That is how the mother of Philadelphia Eagles quaterback Donovan McNabb is addressed on the street by fans who recognize her from the Campbell Soup commercials she did with her son.
"They do a lot of that: I better not be close to another fast food restaurant. They say, 'That's not Chunky Soup,'" Mrs. McNabb jokes to The Early Show co-anchor Harry Smith.
Four years ago, an actress played the part of her son's mother on the commercial.
That only lasted one season, partly a result of Mrs. McNabb lobbying Campbell's Soup, through the Professional Football Players Mothers Association (she is the vice president), to keep it real.
"People always thought those were the real moms, but it wasn't. So we're just really happy they're using real moms," McNabb says.
"We went to the taping of the first two Donovan had with the actress and I had seen the script already," Wilma McNabb says, "I knew the script and I'm pantomiming while she's doing her thing. And I said, 'I can do that.' And I kept saying, 'I can do that,' and I talked to the producers of the advertising agency, and I said: 'No, really; we could do that; why don't you use the real moms.' So the next year, they decided let's give it a try."
So now, Gladys Bettis, mother of Pittsburgh Steeler Jerome; Louise Strahan, whose son is the New York Giants' Michael; and Kathy Lynch, mother of Denver's John (formerly of Tampa Bay), also star in soup commercials with their sons.
McNabb is convinced reality has a better effect. By the way, she's better known to her friends by her middle name, Charlene. Her pal Linda Harrison, mother of Indianapolis Colts' receiver Marvin Harrison, calls her "Star Char."
In real life as well, McNabb likes to help feed her son and his Philadelphia Eagles teammates.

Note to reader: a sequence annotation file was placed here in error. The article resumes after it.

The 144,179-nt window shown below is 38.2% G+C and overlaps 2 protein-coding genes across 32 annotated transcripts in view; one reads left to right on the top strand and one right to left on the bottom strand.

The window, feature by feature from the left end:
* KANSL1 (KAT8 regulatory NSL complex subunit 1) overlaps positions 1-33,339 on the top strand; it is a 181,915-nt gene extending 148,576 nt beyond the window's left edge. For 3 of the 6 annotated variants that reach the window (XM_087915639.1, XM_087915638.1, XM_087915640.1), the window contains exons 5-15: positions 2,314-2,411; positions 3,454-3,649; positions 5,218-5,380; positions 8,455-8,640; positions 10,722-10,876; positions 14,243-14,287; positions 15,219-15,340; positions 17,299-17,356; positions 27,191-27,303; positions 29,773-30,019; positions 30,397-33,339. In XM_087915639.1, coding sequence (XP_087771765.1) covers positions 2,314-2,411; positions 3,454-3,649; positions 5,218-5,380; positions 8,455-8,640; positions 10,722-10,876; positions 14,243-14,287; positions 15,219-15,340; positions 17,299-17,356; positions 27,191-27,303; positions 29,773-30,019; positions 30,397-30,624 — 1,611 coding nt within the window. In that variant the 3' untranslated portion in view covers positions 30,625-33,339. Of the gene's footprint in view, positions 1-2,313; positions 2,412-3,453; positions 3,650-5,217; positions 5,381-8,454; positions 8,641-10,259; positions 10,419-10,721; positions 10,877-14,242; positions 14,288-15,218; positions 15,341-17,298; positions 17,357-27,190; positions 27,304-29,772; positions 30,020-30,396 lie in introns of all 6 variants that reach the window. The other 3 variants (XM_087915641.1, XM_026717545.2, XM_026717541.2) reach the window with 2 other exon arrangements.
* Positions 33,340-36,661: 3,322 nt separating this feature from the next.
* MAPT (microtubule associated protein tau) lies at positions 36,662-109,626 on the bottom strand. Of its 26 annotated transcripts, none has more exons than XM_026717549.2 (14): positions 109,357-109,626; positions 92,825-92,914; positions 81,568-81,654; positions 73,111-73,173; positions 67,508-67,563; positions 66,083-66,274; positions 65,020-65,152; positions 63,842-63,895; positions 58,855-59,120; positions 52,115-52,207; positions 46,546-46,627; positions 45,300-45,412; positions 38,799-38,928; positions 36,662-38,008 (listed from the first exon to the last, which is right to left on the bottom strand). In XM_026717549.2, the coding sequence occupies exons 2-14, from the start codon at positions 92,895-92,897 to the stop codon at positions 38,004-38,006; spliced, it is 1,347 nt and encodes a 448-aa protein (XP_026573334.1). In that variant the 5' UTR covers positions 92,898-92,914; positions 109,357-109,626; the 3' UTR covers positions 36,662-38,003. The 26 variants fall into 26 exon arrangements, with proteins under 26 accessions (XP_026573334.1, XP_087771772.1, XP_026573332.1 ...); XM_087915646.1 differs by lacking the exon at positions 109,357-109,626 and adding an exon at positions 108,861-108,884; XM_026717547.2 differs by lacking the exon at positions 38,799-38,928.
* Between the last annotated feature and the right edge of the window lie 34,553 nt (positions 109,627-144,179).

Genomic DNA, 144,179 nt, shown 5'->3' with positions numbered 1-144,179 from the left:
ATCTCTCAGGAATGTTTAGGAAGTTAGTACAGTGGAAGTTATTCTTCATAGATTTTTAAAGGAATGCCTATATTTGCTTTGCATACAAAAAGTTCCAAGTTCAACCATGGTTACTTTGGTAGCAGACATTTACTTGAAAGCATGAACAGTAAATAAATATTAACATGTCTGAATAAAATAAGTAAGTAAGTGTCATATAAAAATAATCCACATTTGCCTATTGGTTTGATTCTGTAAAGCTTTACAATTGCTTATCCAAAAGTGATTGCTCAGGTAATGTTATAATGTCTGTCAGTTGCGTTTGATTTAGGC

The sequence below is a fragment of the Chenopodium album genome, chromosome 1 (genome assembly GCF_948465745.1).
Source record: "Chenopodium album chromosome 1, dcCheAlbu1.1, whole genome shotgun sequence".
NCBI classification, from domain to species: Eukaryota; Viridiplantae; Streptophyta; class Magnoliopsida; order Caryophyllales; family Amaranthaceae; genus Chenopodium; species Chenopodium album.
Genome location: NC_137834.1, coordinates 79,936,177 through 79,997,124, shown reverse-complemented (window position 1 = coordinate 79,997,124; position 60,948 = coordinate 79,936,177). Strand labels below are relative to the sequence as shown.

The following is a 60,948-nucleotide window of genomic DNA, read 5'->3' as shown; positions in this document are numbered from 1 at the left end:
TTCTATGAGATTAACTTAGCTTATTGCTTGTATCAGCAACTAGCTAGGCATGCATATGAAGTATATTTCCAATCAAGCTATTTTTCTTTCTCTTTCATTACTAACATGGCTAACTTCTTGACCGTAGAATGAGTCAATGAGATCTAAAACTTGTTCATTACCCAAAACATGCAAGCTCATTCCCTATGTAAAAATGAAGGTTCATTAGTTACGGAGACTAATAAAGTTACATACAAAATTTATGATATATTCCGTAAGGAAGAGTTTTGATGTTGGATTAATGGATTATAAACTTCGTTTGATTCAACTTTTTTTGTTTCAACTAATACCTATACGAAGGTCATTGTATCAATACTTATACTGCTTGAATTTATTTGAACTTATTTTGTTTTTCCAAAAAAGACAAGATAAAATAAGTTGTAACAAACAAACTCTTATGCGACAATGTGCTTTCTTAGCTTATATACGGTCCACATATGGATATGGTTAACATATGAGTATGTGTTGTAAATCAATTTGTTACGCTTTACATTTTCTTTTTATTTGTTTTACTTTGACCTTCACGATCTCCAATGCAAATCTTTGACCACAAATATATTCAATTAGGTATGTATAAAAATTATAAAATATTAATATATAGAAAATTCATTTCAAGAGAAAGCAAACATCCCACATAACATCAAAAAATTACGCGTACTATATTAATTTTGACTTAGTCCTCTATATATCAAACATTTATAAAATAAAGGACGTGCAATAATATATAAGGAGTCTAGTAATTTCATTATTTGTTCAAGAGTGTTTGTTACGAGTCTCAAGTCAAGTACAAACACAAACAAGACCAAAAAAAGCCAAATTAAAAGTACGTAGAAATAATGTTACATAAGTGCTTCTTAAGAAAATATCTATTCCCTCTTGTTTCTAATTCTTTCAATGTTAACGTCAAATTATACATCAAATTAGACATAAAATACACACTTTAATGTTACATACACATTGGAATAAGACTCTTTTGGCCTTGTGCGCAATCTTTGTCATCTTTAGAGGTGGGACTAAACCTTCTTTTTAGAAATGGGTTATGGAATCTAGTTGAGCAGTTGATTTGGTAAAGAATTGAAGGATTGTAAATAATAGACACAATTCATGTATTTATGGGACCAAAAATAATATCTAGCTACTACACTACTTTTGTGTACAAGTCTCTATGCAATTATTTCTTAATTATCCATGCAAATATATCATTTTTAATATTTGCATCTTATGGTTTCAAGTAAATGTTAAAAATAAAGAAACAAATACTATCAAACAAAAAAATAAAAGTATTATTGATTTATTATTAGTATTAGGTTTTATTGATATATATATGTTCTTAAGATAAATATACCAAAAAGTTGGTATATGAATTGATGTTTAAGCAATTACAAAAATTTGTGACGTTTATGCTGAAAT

"Every time they come to Chicago, I have to make sure my team eats, and they eat really a lot," she says. "We have to have a lot. It's expected. So I have no other choice, but to feed my team."
Before the Eagles beat the Bears in Chicago this past October, many of them feasted on macaroni and cheese, red beans and rice, greens and sweet potato pie - much of it homemade by McNabb and delivered to the team's hotel.
"Donovan loves the red beans and rice," she says, "And macaroni and cheese is his favorite."
Asked if she knew when he was a little boy that he was going to become a super star, she says, "Not at all. You just want your children to grow up to be successful college graduates and go on to make their own way in life. But he chose sports and that was a good thing. It kept him busy and kept him focused and in his books. That was the means kind of thing. So, No, I didn't expect that until we started seeing it coming out of Syracuse."
Now, McNabb, who used to work as a pediatric nurse, runs the Donovan McNabb Foundation in suburban Chicago and oversees her son's business along with her husband, Sam McNabb. Her business is Donovan's business. It's become her second career. And the multimillionaire NFL quarterback is about to play in his first Super Bowl.
"It seems that it was a long time," McNabb says. "But when you think about it it wasn't really that long and that's the way it happened. Now we're really ready for it."
No Chunky Soup ever tasted better than after earning a Super Bowl berth following three straight losses at home in the NFC Championship Game. The Eagles were beaten by Carolina last year (after the 2003 season, 14-3); by Tampa Bay in 2003 (after the 2002 season, 27-10) and by St. Louis in 2002 (after the 2001 season, 29-24).
If you watched last Sunday's NFC Championship Game, you might have caught a glimpse of a very excited McNabb in Philadelphia. "It was on Sunday a big sense of relief, a big sense of relief," she says.
The Philadelphia. Now, McNabb is getting ready to head to Jacksonville, Fla., to watch her favorite team play in Super Bowl XXXIX.